Webinar: Digital Health and Patient Access, 6th April 2021 (7)

3 April, 2021


With the help of government economists, we looked at the business model for record access in 2014. The link to the detailed study is below. We did a business study on patient savings too but this was not included in the submission.

London Journal of Primary Care Volume 6, 2014 - Issue 1

“The impact of patient record access on appointments and telephone calls in two English general practices: a population-based study Caroline Fitton (Medical Student), Richard Fitton (General Practitioner), Amir Hannan (General Practitioner), Brian Fisher (General Practitioner), Lawrie Morgan (Economic Adviser) & David Halsall (Principal Operational Research Analyst)


Question: What is the impact of patient RA [online record access] on telephone calls and appointments in UK general practice?

Method: We asked patients in two urban general practices who used RA whether it had increased or decreased their use of the practice over the previous year. Using practice data, we calculated the change in appointments, telephone calls and staff cost. We also estimated the reduction in environmental costs and patient time.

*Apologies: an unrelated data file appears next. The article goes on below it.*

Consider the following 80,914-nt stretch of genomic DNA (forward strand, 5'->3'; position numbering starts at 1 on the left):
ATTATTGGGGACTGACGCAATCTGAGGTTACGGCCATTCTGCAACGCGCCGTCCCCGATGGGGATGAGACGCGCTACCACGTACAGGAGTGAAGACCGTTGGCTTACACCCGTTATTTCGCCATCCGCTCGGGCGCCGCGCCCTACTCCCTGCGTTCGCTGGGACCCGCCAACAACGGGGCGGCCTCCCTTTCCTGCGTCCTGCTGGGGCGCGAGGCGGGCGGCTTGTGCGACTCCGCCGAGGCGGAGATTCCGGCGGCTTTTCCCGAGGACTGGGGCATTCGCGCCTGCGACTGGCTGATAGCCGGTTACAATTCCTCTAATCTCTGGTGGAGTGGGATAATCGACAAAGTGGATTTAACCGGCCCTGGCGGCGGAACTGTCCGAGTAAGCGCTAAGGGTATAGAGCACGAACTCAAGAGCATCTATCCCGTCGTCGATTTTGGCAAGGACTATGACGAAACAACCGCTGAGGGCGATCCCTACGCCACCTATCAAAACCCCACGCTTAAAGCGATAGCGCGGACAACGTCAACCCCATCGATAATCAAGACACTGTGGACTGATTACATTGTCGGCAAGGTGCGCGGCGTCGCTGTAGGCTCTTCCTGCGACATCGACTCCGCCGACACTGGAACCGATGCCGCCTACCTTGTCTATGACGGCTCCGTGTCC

Results: An average of 187 clinical appointments (of which 87 were with doctors and 45 with nurses) and 290 telephone calls were saved. If 30% of patients used RA at least twice a year, these figures suggest that a 10 000-patient practice would save 4747 appointments and 8020 telephone calls per year. Assuming a consultation rate of 5.3% annually, that equates to a release of about 11% of appointments per year, with significant resource savings for patients and the environment.

Discussion: This is the first such study in the UK. It shows similar results to a study in the USA. We discuss the study limitations, including the issue of patient recall, nature of the practices studied and nature of early adopter patients. Strengths include combining national data, practice data and local reflection. We are confident that the savings observed are the result of RA rather than other factors. We suggest that RA can be part of continuous practice improvement, given its benefits and the support it offers for patient confidence, self-care and shared decision-making.

HIFA profile: Richard Fitton is a retired family doctor - GP, British Medical Association. Professional interests: Health literacy, patient partnership of trust and implementation of healthcare with professionals, family and public involvement in the prevention of modern lifestyle diseases, patients using access to professional records to overcome confidentiality barriers to care, patients as part of the policing of the use of their patient data. Email address: richardpeterfitton7 AT gmail.com